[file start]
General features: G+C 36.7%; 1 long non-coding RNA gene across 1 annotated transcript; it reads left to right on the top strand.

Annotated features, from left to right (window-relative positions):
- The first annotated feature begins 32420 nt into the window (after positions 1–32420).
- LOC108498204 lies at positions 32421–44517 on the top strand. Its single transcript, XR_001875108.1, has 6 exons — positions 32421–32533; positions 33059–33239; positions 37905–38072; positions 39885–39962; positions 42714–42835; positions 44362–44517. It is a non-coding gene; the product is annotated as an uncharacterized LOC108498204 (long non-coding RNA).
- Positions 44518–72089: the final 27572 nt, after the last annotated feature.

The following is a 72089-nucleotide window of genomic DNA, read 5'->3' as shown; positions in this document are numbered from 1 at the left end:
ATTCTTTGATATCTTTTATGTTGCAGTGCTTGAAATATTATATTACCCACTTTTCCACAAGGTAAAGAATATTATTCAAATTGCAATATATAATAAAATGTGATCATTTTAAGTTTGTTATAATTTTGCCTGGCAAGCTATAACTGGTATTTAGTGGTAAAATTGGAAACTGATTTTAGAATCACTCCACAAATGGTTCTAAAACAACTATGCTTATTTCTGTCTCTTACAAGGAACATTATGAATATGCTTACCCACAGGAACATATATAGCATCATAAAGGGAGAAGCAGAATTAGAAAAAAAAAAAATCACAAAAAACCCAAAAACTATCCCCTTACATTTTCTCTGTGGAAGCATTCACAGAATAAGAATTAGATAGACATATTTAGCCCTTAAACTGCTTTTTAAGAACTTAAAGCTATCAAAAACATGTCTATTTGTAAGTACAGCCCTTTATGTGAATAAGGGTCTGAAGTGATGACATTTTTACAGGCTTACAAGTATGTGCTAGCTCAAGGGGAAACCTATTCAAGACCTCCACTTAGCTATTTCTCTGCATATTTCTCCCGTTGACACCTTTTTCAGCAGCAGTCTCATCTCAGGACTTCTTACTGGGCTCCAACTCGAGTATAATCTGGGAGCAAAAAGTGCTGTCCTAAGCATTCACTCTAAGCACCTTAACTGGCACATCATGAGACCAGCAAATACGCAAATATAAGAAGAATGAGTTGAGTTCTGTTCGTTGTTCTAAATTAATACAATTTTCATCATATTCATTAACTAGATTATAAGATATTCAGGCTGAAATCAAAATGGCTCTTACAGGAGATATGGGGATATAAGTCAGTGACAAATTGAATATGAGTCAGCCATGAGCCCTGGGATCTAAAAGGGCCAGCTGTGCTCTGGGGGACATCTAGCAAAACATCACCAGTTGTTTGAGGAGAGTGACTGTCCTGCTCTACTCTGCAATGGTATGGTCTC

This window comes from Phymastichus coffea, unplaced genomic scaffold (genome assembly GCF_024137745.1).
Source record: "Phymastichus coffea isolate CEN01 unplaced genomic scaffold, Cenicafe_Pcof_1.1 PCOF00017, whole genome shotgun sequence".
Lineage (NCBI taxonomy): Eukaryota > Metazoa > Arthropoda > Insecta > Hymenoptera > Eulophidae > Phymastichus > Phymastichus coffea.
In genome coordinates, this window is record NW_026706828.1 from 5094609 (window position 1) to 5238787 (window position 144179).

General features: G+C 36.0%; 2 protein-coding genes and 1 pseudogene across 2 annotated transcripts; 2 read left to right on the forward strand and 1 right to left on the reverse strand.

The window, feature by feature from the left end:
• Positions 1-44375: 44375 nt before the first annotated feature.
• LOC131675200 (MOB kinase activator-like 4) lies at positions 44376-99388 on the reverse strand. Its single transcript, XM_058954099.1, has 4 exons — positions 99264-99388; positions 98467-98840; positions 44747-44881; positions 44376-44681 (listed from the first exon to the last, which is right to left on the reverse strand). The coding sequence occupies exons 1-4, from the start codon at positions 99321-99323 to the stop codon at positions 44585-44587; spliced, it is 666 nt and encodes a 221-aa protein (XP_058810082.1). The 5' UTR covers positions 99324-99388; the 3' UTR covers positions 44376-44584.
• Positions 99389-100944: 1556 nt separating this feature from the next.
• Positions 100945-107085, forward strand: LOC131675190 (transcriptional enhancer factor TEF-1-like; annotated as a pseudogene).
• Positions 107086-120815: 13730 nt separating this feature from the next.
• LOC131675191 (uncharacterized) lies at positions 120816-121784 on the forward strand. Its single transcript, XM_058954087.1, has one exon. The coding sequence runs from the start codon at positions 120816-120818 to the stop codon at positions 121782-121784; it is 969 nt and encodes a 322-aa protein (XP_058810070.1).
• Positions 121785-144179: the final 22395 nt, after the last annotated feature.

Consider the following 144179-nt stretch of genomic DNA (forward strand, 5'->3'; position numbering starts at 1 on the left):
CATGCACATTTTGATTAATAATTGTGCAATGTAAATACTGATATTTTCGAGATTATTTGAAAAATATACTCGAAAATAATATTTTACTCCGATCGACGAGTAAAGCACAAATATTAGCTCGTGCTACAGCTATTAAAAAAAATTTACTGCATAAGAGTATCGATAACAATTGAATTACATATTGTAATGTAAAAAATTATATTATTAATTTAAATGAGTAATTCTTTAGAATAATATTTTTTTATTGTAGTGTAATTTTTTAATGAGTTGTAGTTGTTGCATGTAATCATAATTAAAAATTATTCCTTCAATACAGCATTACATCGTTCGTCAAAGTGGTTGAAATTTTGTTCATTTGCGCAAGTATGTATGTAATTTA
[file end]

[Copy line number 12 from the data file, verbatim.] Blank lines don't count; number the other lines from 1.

General features: G+C 36.0%; 2 protein-coding genes and 1 pseudogene across 2 annotated transcripts; 2 read left to right on the forward strand and 1 right to left on the reverse strand.